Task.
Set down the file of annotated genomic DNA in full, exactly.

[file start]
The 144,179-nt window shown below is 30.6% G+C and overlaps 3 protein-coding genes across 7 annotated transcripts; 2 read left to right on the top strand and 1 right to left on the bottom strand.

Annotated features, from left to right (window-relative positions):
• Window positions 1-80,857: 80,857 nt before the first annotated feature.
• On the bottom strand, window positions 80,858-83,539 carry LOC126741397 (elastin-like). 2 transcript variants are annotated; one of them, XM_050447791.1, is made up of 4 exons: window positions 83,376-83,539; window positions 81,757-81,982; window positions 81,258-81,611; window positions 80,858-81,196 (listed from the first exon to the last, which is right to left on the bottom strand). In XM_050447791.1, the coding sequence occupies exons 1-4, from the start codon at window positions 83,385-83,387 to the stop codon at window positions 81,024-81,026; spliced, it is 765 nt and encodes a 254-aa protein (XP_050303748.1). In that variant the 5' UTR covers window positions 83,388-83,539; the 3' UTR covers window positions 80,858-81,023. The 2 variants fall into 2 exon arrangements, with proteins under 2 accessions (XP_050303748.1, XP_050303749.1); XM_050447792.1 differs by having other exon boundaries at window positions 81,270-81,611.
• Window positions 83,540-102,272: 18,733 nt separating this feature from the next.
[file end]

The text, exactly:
The 144,179-nt window shown below is 30.6% G+C and overlaps 3 protein-coding genes across 7 annotated transcripts; 2 read left to right on the top strand and 1 right to left on the bottom strand.

Annotated features, from left to right (window-relative positions):
• Window positions 1-80,857: 80,857 nt before the first annotated feature.
• On the bottom strand, window positions 80,858-83,539 carry LOC126741397 (elastin-like). 2 transcript variants are annotated; one of them, XM_050447791.1, is made up of 4 exons: window positions 83,376-83,539; window positions 81,757-81,982; window positions 81,258-81,611; window positions 80,858-81,196 (listed from the first exon to the last, which is right to left on the bottom strand). In XM_050447791.1, the coding sequence occupies exons 1-4, from the start codon at window positions 83,385-83,387 to the stop codon at window positions 81,024-81,026; spliced, it is 765 nt and encodes a 254-aa protein (XP_050303748.1). In that variant the 5' UTR covers window positions 83,388-83,539; the 3' UTR covers window positions 80,858-81,023. The 2 variants fall into 2 exon arrangements, with proteins under 2 accessions (XP_050303748.1, XP_050303749.1); XM_050447792.1 differs by having other exon boundaries at window positions 81,270-81,611.
• Window positions 83,540-102,272: 18,733 nt separating this feature from the next.